Structural features in COVID-19 mortality rates

Before delving into the policy and behavioral differences between the two regions, we should note that cross-country differences in COVID-19 mortality rates depend not only on policy and behavioral factors but also on structural factors in societies that shape the COVID-19 epidemiology. There are at least five key structural factors:

  • Age of the population: The age-specific mortality rate from COVID-19 is far higher among individuals aged 65+, so population-wide mortality is higher in countries with a higher proportion of elderly people.

  • Comorbidities of the population: COVID-19 mortality is associated with a number of comorbidities, including cardiovascular disease, obesity, chronic obstructive pulmonary disease, diabetes, and others, so countries with higher rates of these comorbidities would have higher mortality rates.

  • Health-system coverage: COVID-19 mortality is reduced by access to Intensive Care Units (ICUs) and the interventions they provide (respirators, therapeutics). Disparities in health-system infrastructure affect mortality rates.

  • Contact patterns: The transmission of the COVID-19 virus (SARS-CoV-2) depends on structural factors such as time spent indoors (where transmission is more likely) versus outdoors, and thus on temperature, seasonality, employment patterns, urbanization, and the like.

  • International travel: The frequency of new infections arriving from abroad depends on the magnitude of international arrivals. More connected regions are more vulnerable to new introductions of the virus from abroad.

Such structural factors help to explain the low-to-moderate mortality rates observed in Africa and South Asia. In Africa and South Asia, death rates are far lower than in the North Atlantic despite less healthcare coverage (e.g., fewer hospital beds per capita). In Africa and South Asia, however, populations are younger; comorbidities are less prevalent; more time is spent outdoors because of higher temperatures, more farm work, and lower rates of urbanization; and there are fewer international tourist arrivals than in the North Atlantic.

Yet, such structural factors do not explain the differences in mortality rates between the Asia-Pacific and the North Atlantic regions. Both regions share broad structural commonalities in climate, population age structure, healthcare access, prevalence of comorbidities, and the flows of international tourist arrivals. In a cross-country regression of total deaths per million as of January 2021, the Asia-Pacific region has far lower mortality rates after controlling such structural factors (see supplementary information).

Cross-country differences in COVID-19 mortality rates depend not only on policy and behavioral factors but also on structural factors in societies.

Higher Public Support for NPIs in the Asia-Pacific

We have useful comparative information on public attitudes towards NPIs from YouGov, the UK survey company. YouGov surveys cover 18 countries across the two regions, including nine in the Asia-Pacific and nine in the North Atlantic. According to almost all behavioral indicators, the public in the Asia-Pacific countries has regarded the pandemic with greater concern and with larger behavioral responses than in the North Atlantic region. Part of this improved public response is no doubt due to the clarity of policies in the Asia-Pacific based on the region’s readiness for emerging diseases. When public officials sent contradictory messages, such as violating government curfew policies, public confidence in government policies was seriously eroded.[4] Another part seems to be both cultural and cognitive, reflecting the public’s own higher readiness to adopt pro-social health-seeking behaviors based on social norms and better scientific understanding of the pandemic.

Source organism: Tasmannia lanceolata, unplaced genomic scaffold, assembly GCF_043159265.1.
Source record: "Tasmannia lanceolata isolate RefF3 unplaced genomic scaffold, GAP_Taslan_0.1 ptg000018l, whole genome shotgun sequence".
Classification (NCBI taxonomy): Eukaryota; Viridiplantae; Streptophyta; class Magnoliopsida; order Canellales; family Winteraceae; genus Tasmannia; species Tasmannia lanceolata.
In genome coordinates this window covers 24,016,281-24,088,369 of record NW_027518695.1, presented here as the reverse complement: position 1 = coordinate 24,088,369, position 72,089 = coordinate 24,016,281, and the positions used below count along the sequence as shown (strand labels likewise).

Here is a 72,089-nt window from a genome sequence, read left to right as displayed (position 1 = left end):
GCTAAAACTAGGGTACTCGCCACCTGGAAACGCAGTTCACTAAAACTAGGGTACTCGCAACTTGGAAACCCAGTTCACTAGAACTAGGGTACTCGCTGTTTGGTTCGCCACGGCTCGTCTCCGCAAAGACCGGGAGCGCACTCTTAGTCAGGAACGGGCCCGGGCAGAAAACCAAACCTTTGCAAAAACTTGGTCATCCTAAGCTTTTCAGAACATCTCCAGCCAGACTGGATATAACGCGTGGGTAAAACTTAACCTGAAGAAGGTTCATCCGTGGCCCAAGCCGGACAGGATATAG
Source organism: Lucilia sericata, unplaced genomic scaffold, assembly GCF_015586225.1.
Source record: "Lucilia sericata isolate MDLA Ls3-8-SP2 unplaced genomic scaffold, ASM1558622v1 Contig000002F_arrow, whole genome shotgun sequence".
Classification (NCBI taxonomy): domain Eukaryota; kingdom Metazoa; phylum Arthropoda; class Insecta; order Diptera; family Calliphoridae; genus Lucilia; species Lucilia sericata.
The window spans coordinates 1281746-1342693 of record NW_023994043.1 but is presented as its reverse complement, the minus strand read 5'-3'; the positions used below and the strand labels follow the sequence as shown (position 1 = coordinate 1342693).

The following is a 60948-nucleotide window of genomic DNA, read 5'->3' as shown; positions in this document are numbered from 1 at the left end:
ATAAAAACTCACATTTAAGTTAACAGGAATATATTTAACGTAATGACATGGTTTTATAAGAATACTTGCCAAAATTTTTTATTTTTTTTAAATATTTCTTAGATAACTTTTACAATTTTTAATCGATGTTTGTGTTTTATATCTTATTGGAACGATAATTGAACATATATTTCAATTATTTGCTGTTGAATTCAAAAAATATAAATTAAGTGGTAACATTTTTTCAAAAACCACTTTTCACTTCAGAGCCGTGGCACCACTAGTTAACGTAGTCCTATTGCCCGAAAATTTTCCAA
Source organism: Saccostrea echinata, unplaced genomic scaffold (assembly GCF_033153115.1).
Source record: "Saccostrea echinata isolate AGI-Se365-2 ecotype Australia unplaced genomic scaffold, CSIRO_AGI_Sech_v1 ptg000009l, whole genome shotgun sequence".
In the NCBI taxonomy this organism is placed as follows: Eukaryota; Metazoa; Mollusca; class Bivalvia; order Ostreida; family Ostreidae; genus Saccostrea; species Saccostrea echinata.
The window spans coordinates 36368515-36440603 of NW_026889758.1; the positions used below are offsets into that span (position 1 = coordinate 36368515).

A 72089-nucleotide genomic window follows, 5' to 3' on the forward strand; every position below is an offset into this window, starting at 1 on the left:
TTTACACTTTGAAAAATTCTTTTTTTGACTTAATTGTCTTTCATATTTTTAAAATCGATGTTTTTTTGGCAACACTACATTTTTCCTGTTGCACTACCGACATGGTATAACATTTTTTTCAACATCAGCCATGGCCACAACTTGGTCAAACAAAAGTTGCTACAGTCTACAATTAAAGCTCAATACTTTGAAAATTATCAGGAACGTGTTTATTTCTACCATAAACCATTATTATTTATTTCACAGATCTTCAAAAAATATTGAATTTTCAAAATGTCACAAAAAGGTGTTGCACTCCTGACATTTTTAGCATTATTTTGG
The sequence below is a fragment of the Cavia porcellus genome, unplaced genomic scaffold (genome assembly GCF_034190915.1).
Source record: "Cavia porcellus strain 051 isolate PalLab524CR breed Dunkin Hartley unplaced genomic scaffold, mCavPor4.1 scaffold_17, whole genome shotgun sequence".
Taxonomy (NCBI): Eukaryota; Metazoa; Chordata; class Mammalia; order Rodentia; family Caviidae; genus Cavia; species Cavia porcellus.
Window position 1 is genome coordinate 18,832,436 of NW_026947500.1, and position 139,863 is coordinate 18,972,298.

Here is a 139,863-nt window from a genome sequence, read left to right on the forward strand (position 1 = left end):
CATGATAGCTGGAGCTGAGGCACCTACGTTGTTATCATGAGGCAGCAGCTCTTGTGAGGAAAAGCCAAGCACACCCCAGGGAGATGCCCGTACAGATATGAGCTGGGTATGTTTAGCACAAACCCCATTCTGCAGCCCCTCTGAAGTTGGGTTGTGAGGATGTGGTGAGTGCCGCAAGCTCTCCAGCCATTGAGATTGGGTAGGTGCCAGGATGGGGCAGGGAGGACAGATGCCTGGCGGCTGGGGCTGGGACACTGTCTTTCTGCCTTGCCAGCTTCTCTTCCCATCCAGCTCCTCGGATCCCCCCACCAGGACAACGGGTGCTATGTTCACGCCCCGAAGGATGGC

Consider, for example, the proportion of the population wearing face masks in public places, shown in Figure 1 for the period March 2020 to January 2021. The public in the Asia-Pacific countries, in red, adopted face mask-wearing earlier and then at consistently higher rates of use compared with Europe and North America.

Figure 4.1. Wearing Face Masks

This higher face mask use in the Asia-Pacific is consistent with the public’s fears of catching the infection (Figure 2). A far higher proportion of the public in the Asia-Pacific region is “very” or “somewhat” scared of contracting COVID-19, compared with the North Atlantic region. Remarkably, these differences in fears have persisted throughout the pandemic, even though, in fact, the North Atlantic region has incurred far higher rates of infection and mortality.

Figure 4.2. Fear of Catching COVID-19

The publics of the Asia-Pacific have also endorsed tough public policy measures by the government. According to the YouGov survey data, the publics in the Asia-Pacific has consistently supported two core pillars of NPIs: quarantining all inbound airline passengers (Figure 3) and quarantining (or locking down) locations in regions hit by infection (Figure 4). Such strong measures are key to suppressing transmission, and public support is vital for implementation, but these measures do not garner majority backing in many countries in the North Atlantic region.

Figure 4.3. Quarantining Inbound Airline Passengers

Figure 4.4. Quarantining Locations with Contaminated Patients

Another indicator of public support or opposition to NPIs is the frequency and intensity of public protests against COVID-19 lockdowns. The Al Jazeera news agency monitors large-scale protests against COVID-19 control measures (defined as those that lead to arrests), resulting in the global map of protests in January 2021 shown in Figure 5.[5]

Figure 4.5. Cities with Large-Scale Demonstrations or Protests, January 2021

The map records 11 major protests in the North Atlantic region but just one in the Asia-Pacific region in Wellington, New Zealand.